of genius have written worse scrawls than I do," said a boy at Eugby,

when his teacher remonstrated with him for his bad penmanship; "it is

not worth while to worry about so trivial a fault." Ten years later,

when he had become an officer in the Crimea, his illegible copy of an

order caused the loss of many brave men.

The insidious growth of the power of habit is well illustrated by the

old fable which says that one of the Fates spun filaments so fine that

they were invisible, and then became a victim of her own cunning; for

she was bound to the spot by these very threads.

There is also a story of a Grecian flute-player who charged double fees

for pupils who had been taught by inferior masters, on the ground that

it was much harder to undo bad habits than to form good ones.

"Conduct," says Matthew Arnold, "is three fourths of life;" but conduct

has its source in character. Right conduct in life is to be secured by

the formation of right character in youth. The prime element in

character, as related to conduct, is the power of self-directions and

hence the supreme aim of school discipline is to prepare the young to

be self-governing men and women.

An easy and luxurious existence does not train men to effort or

encounter with difficulty; nor does it awaken that consciousness of

power which is so necessary for energetic and effective action in life.

Indeed, so far from poverty being a misfortune, it may, by vigorous

self-help, be converted into a blessing.

A young man stood listlessly watching some anglers on a bridge. He was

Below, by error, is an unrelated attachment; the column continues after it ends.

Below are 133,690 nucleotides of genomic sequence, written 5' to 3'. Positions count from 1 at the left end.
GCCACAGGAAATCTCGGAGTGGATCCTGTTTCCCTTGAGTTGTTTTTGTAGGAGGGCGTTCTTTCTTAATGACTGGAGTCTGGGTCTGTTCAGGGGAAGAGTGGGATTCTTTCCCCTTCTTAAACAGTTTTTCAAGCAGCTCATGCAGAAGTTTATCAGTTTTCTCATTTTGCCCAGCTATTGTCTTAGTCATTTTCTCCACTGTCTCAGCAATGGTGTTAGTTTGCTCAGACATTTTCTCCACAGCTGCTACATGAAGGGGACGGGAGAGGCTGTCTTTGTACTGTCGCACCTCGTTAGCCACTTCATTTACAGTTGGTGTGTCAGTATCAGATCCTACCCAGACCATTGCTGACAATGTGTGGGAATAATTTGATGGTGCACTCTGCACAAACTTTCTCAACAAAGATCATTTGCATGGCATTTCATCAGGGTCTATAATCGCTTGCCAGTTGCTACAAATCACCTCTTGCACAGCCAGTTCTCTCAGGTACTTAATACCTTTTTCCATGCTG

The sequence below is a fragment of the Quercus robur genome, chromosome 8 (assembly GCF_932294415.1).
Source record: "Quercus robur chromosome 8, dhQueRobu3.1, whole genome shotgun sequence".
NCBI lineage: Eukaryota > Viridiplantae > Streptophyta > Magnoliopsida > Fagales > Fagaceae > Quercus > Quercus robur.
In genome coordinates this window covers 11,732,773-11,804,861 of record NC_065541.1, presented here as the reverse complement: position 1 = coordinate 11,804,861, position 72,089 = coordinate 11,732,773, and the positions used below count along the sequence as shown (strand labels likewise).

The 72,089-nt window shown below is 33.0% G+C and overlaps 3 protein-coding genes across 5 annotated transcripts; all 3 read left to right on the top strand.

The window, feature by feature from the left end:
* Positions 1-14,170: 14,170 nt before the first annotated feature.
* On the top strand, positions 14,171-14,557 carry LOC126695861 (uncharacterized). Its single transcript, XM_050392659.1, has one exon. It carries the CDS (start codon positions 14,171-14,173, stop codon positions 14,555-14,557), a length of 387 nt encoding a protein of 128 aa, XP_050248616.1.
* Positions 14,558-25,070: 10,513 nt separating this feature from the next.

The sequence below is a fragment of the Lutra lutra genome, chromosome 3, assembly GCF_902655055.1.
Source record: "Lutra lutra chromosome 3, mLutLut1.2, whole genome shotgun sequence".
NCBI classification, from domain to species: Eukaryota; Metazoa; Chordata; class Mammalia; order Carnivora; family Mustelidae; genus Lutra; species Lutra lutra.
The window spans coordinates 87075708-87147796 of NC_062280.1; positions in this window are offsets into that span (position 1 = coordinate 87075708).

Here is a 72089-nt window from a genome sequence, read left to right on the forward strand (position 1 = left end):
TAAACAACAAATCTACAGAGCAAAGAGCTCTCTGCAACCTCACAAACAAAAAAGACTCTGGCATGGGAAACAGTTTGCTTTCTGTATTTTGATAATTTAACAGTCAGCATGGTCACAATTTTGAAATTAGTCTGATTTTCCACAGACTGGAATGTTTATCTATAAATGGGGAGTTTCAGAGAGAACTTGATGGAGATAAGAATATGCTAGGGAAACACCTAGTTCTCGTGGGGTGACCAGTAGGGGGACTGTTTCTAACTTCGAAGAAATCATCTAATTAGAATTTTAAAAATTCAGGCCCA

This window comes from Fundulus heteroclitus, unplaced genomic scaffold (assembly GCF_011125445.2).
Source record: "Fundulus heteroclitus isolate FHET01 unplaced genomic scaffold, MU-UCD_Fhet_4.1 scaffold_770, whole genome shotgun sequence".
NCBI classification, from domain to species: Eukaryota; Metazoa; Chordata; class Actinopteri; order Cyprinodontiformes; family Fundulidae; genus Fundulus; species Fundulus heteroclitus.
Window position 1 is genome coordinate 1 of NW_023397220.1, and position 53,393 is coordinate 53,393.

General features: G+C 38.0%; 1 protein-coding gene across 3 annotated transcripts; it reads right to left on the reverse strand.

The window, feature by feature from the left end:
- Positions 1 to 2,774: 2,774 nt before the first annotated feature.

poor and dejected. At length, approaching a basket filled with fish, he

sighed, "If now I had these I would be happy. I could sell them and buy

food and lodging." "I will give you just as many and just as good," said

the owner, who chanced to overhear his words, "if you will do me a

trifling favor." "And what is that?" asked the other. "Only to tend this

line till I come back; I wish to go on a short errand." The proposal was

gladly accepted. The old man was gone so long that the young man began

to get impatient. Meanwhile the fish snapped greedily at the hook, and

he lost all his depression in the excitement of pulling them in. When

the owner returned he had caught a large number. Counting out from them

as many as were in the basket, and presenting them to the youth, the old

fisherman said, "I fulfill my promise from the fish you have caught, to

teach you whenever you see others earning what you need, to waste no

time in foolish wishing, but cast a line for yourself."

After a stained-glass window had been constructed for a great European

cathedral, an artist picked up the discarded fragments and made one of

the most exquisite windows in Europe for another cathedral. So one boy

will pick up a splendid education out of the odds and ends of time

which others carelessly throw away, or he will gain a fortune by saving

what others waste.

There is an English fable that is worthy of special attention. The story

is as follows:

Some larks had a nest in a field of grain. One evening the old larks

coming home found the young ones in great terror. "We must leave our

nest at once," they cried. Then they related how they had heard the

farmer say that he must get his neighbors to come the next day and help

him reap his field. "Oh!" cried the old birds, "if that is all, we may

rest quietly in our nest." The next evening the young birds were found